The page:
Friday, March 16, 2007 I took off from work at noon just to go hiking. I chose Baldy Peak because I hadn’t been up there in a couple of years and there was a forest fire in the area last summer. I wanted to see what kind of damage it did. The higher mountains are still buried in snow and are not accessible, so Baldy Peak would give me a workout anyway.
The trailhead is less than 30 miles from my home in Medford, so it didn’t take me long to get there and get ready for my hike. It was an unusually warm day for March with high in Medford at 75 degrees. I made sure I had enough water and headed up the trail. I must have been excited to be hiking because by the time I got to the second gate I was already out of breath. It felt warm even in the shade.
The trail was solid and not muddy at all. I made good progress up through the forest and soon I was at the ridgeline and could see Baldy Peak off in the distance. I could see there was no snow on the summit. Once up to the ridgeline, the forested areas faded away and now it was mostly brush and grassy areas. I passed Mule Mountain and observed a few spots where last years forest fire had burned the underbrush. Surprisingly, the old growth manzanita bushes seem to be spared. If anything, the fire cleaned up the countryside mostly burning the seasonal grasses and the leaves under the scrub oak.
I continued on my way. The brush along the trail still needs to be trimmed back. I ploughed ahead and at about 3,500ft elevation started picking up ticks on my pants and shirt. In one nasty little area I flicked 12 ticks off my shirt sleeves and pant legs. I was starting to get itchy thinking every movement of a hair was a tick feasting on me. I continued on even though I was sweating profusely now.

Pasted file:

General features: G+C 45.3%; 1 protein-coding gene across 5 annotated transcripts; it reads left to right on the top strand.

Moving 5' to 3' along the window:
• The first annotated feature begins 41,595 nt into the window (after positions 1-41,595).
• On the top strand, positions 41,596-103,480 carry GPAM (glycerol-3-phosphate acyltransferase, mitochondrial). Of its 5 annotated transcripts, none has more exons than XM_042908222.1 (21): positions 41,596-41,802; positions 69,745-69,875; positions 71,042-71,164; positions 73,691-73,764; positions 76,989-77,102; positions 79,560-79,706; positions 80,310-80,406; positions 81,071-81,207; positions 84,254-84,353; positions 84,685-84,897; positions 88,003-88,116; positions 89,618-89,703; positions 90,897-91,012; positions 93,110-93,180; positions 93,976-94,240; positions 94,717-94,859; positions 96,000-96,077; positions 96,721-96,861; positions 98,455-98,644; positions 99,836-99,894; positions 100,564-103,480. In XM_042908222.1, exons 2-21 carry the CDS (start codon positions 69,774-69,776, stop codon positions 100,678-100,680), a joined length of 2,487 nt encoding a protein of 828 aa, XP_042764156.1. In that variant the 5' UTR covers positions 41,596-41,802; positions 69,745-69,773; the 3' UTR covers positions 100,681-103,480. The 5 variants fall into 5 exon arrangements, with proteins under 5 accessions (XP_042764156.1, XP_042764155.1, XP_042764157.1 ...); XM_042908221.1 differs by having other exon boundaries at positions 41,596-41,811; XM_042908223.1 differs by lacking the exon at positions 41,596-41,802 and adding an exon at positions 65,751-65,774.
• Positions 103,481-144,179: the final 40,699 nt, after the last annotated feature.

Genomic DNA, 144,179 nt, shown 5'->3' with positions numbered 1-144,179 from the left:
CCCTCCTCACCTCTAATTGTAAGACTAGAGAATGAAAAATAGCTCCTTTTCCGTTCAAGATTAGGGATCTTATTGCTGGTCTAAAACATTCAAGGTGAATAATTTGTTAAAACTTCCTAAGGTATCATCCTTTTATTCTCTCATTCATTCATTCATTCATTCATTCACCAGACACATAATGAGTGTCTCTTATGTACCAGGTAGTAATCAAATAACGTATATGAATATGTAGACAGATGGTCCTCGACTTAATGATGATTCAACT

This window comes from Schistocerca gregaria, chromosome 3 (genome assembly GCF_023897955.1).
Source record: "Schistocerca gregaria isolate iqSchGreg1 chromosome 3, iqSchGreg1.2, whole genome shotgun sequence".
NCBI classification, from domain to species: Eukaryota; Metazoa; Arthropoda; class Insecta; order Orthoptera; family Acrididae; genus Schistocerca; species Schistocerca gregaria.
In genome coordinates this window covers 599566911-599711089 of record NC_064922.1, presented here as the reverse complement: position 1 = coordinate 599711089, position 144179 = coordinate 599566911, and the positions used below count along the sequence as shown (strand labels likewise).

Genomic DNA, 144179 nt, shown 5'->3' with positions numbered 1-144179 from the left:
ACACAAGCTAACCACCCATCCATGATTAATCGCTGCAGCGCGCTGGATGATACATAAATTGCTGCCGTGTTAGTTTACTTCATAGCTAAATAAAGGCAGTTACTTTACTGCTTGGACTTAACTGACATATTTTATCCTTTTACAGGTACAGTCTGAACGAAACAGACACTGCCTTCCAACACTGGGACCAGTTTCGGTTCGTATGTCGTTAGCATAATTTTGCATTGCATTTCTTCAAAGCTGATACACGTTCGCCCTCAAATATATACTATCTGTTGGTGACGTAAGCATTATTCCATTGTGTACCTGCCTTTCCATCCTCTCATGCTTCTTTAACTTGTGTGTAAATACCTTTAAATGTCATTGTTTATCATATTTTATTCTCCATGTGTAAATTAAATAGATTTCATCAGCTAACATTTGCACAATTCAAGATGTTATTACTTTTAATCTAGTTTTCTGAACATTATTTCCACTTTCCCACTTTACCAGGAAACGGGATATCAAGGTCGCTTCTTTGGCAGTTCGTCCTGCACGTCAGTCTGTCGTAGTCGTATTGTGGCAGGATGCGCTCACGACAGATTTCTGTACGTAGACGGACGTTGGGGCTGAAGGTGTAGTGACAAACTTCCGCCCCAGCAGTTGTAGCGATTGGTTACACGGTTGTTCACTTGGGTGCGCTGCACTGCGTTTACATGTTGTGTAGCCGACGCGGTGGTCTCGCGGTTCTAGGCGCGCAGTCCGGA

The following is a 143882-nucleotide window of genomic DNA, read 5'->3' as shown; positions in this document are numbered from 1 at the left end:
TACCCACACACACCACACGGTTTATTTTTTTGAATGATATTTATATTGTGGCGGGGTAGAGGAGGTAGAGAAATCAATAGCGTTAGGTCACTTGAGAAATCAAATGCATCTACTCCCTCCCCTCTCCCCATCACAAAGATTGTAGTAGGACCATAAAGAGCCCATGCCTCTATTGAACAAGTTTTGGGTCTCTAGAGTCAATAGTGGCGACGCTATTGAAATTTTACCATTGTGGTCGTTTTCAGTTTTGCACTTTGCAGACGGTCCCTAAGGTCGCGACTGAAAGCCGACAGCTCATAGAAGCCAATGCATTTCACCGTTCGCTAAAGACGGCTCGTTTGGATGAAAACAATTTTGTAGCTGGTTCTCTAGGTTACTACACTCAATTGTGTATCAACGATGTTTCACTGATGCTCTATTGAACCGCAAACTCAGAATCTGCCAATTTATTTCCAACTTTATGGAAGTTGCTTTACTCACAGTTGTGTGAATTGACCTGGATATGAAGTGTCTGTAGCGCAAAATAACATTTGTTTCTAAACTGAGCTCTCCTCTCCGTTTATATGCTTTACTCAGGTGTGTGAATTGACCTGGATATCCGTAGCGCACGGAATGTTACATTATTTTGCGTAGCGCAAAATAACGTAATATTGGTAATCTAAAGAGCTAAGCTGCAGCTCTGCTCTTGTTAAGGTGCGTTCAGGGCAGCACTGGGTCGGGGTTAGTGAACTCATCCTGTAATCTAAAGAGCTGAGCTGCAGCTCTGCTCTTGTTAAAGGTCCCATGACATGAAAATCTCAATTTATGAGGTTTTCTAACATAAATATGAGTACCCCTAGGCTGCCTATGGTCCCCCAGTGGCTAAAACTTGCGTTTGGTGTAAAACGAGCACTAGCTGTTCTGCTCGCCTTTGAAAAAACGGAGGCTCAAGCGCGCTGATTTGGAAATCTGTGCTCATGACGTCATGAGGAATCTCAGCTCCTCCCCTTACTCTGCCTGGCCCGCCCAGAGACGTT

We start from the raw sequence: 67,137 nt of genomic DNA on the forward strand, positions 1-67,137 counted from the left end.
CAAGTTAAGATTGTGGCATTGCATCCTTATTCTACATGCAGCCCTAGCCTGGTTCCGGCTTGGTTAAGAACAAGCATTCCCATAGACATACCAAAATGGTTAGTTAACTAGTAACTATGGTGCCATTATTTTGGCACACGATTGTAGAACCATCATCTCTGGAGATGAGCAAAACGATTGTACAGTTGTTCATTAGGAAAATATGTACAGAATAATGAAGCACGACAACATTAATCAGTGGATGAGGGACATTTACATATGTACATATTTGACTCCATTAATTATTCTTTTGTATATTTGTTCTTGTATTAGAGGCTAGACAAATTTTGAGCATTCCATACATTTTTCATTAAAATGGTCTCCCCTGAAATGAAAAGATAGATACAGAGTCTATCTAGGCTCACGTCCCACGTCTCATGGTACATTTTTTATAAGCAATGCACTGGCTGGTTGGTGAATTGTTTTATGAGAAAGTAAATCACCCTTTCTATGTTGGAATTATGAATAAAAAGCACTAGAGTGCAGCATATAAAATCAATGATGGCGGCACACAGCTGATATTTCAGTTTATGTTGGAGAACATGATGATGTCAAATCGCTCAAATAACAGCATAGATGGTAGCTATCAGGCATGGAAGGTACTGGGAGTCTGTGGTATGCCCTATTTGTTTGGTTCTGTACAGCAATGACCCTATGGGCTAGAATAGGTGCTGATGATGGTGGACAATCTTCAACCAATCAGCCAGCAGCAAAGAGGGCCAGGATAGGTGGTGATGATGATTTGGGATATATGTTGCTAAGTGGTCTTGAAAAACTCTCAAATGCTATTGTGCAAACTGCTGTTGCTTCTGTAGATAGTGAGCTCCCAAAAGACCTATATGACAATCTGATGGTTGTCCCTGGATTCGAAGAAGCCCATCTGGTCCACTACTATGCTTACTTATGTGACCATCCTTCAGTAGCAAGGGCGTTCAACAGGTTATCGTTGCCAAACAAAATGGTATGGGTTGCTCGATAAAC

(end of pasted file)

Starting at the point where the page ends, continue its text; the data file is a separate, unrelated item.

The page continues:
When I finally reached the distant ridge where the Mule Mountain Trail meets the Baldy Peak Trail I rested a few minutes. It is a short steep climb up to the summit from here. The views are great from this location with a large grassy slope to the east and snow covered mountains to the east, south, and west.
I climbed the last 400ft to the summit and the first thing I did was take off my shirt, boots, and pants and checked everything for ticks. I hate ticks. I really hate ticks. I counted 17 that I flicked off on the way to the summit. Now I had to run the gauntlet and get back to the trailhead. I took several pictures and hydrated well before heading back down the trail. The hike back to the car was uneventful and I only found one more tick. My hike had taken about 4.75 hours and measured 8.9 miles with about 2,900ft of elevation gain. It was a slow hike for me, but it was warm and I took a lot of pictures.
On the ride back home I felt something crawling in my hair on the back of my head and sure enough, I pulled off a tick. That one had not started feasting yet. Driving another few miles down the road I felt a twinge on the upper part of my left arm just under my T-shirt. Sure enough, a tick was having lunch. I grabbed on to him and pulled on him for about a minute before he let go. He came out whole, but once they bite you, you are going to get an infection. I will deal with that over the next couple of weeks.
Those mountains around Medford must just crawl with ticks as I think 2skinners mentioned them several times in his reports, even as early as January. I hate ticks too since I've had more than my share of the nasty little buggers make a meal of me.